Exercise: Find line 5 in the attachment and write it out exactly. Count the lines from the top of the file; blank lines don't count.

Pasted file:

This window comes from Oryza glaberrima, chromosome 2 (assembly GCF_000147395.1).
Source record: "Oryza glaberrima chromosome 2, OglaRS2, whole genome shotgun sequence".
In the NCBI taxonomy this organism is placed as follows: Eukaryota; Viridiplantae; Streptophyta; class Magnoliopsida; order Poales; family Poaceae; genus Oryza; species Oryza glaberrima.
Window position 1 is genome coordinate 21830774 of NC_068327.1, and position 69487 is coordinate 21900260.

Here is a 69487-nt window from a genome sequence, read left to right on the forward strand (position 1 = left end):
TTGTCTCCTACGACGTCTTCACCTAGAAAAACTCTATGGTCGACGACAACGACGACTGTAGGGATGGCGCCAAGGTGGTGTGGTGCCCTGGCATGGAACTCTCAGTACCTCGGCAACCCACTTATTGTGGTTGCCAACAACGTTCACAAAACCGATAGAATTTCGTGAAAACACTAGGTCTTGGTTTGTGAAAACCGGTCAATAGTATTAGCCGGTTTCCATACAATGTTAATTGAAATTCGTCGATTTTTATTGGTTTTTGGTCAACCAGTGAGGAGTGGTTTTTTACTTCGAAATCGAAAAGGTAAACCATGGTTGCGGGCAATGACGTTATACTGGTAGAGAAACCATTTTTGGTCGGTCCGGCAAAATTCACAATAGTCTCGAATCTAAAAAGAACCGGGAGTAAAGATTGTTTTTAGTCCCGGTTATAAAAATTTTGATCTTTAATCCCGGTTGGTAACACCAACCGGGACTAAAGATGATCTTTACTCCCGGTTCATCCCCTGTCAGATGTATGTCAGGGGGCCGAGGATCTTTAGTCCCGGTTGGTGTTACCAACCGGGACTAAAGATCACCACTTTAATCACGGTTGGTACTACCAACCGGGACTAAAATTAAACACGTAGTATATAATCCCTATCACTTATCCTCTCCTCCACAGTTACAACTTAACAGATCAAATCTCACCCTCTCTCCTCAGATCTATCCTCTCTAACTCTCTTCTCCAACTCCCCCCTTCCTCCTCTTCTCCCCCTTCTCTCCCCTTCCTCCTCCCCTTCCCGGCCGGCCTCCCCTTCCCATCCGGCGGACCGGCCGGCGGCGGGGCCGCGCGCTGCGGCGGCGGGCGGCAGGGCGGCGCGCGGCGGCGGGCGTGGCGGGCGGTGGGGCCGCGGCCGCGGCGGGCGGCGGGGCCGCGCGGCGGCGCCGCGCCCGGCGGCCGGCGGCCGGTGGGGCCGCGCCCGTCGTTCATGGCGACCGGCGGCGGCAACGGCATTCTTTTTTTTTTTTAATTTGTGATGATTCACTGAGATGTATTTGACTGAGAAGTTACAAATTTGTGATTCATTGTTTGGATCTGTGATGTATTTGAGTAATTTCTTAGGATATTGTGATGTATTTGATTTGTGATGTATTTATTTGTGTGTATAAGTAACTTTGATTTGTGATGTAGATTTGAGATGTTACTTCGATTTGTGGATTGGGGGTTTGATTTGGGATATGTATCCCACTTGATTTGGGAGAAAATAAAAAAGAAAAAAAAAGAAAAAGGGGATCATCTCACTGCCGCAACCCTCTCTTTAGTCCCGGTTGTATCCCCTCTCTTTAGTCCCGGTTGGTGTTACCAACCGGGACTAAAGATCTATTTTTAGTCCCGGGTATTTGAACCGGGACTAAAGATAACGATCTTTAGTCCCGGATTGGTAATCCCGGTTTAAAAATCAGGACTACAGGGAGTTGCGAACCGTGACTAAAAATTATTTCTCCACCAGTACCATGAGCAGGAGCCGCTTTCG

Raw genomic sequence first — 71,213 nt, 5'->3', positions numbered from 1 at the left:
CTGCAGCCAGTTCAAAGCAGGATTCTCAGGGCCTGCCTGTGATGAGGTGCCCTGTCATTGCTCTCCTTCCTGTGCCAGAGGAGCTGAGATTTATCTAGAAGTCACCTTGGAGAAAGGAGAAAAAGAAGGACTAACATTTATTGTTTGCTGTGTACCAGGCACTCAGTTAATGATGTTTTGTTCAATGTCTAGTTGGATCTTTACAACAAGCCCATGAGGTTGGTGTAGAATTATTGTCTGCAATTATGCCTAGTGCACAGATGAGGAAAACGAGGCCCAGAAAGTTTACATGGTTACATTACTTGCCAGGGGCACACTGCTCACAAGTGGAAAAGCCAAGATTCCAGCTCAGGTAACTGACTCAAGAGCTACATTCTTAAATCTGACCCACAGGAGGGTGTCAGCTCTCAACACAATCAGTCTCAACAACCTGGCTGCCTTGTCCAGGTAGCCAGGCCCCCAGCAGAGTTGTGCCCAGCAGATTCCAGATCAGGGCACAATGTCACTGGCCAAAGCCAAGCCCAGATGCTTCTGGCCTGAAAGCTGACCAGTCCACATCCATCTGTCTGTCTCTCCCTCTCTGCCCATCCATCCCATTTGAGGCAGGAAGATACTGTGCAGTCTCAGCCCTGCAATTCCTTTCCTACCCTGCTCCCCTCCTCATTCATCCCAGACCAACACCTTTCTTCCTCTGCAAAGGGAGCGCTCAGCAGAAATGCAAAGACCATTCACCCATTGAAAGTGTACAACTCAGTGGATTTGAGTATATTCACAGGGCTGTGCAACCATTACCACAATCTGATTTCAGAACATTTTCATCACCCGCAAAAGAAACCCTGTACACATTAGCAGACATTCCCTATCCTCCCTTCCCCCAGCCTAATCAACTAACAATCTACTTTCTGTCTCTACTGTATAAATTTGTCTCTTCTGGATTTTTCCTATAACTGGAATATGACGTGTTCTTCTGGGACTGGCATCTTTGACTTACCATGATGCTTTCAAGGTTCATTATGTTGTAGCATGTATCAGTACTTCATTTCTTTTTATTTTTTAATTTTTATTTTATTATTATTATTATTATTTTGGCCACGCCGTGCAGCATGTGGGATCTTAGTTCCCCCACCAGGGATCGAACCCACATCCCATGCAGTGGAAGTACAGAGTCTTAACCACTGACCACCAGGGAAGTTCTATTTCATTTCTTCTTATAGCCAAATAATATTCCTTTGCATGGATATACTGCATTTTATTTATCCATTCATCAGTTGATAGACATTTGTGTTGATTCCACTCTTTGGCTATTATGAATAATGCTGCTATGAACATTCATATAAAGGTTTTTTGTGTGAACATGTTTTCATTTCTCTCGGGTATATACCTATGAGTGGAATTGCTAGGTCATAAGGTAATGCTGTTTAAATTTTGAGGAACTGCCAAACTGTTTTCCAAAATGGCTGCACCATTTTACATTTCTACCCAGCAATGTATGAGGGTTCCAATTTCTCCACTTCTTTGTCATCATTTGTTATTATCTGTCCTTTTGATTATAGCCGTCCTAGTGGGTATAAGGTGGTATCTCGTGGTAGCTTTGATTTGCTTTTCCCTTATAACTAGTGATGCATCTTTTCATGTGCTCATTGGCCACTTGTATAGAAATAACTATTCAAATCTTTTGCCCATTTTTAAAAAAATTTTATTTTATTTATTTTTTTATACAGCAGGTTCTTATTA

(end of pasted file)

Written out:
Here is a 69487-nt window from a genome sequence, read left to right on the forward strand (position 1 = left end):